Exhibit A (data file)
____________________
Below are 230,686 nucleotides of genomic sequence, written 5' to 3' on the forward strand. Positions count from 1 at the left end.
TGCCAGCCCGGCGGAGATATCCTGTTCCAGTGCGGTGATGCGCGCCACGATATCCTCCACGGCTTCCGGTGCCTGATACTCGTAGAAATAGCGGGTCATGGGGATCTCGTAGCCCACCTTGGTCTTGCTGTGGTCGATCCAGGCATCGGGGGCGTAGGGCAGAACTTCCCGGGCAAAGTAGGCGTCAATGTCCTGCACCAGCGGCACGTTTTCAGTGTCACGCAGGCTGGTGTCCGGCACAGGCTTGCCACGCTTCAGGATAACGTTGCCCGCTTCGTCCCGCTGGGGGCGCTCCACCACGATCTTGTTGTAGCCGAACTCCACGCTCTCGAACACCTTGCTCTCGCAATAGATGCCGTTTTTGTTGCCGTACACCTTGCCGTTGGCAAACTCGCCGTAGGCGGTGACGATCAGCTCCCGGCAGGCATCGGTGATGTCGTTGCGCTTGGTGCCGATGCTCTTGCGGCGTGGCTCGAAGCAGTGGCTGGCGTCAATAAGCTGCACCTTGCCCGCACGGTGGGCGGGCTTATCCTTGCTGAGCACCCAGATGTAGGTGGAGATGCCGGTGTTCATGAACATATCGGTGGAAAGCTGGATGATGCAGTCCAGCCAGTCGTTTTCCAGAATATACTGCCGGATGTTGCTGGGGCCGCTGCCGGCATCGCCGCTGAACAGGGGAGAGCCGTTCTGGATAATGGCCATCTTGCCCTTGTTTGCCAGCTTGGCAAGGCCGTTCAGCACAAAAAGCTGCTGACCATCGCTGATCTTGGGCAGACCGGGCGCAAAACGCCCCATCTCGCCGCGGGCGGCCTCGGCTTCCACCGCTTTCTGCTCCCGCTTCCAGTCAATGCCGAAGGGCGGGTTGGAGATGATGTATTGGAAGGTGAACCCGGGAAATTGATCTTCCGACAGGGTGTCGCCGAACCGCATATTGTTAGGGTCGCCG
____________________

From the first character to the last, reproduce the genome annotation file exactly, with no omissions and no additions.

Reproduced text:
Below are 230,686 nucleotides of genomic sequence, written 5' to 3' on the forward strand. Positions count from 1 at the left end.
TGCCAGCCCGGCGGAGATATCCTGTTCCAGTGCGGTGATGCGCGCCACGATATCCTCCACGGCTTCCGGTGCCTGATACTCGTAGAAATAGCGGGTCATGGGGATCTCGTAGCCCACCTTGGTCTTGCTGTGGTCGATCCAGGCATCGGGGGCGTAGGGCAGAACTTCCCGGGCAAAGTAGGCGTCAATGTCCTGCACCAGCGGCACGTTTTCAGTGTCACGCAGGCTGGTGTCCGGCACAGGCTTGCCACGCTTCAGGATAACGTTGCCCGCTTCGTCCCGCTGGGGGCGCTCCACCACGATCTTGTTGTAGCCGAACTCCACGCTCTCGAACACCTTGCTCTCGCAATAGATGCCGTTTTTGTTGCCGTACACCTTGCCGTTGGCAAACTCGCCGTAGGCGGTGACGATCAGCTCCCGGCAGGCATCGGTGATGTCGTTGCGCTTGGTGCCGATGCTCTTGCGGCGTGGCTCGAAGCAGTGGCTGGCGTCAATAAGCTGCACCTTGCCCGCACGGTGGGCGGGCTTATCCTTGCTGAGCACCCAGATGTAGGTGGAGATGCCGGTGTTCATGAACATATCGGTGGAAAGCTGGATGATGCAGTCCAGCCAGTCGTTTTCCAGAATATACTGCCGGATGTTGCTGGGGCCGCTGCCGGCATCGCCGCTGAACAGGGGAGAGCCGTTCTGGATAATGGCCATCTTGCCCTTGTTTGCCAGCTTGGCAAGGCCGTTCAGCACAAAAAGCTGCTGACCATCGCTGATCTTGGGCAGACCGGGCGCAAAACGCCCCATCTCGCCGCGGGCGGCCTCGGCTTCCACCGCTTTCTGCTCCCGCTTCCAGTCAATGCCGAAGGGCGGGTTGGAGATGATGTATTGGAAGGTGAACCCGGGAAATTGATCTTCCGACAGGGTGTCGCCGAACCGCATATTGTTAGGGTCGCCG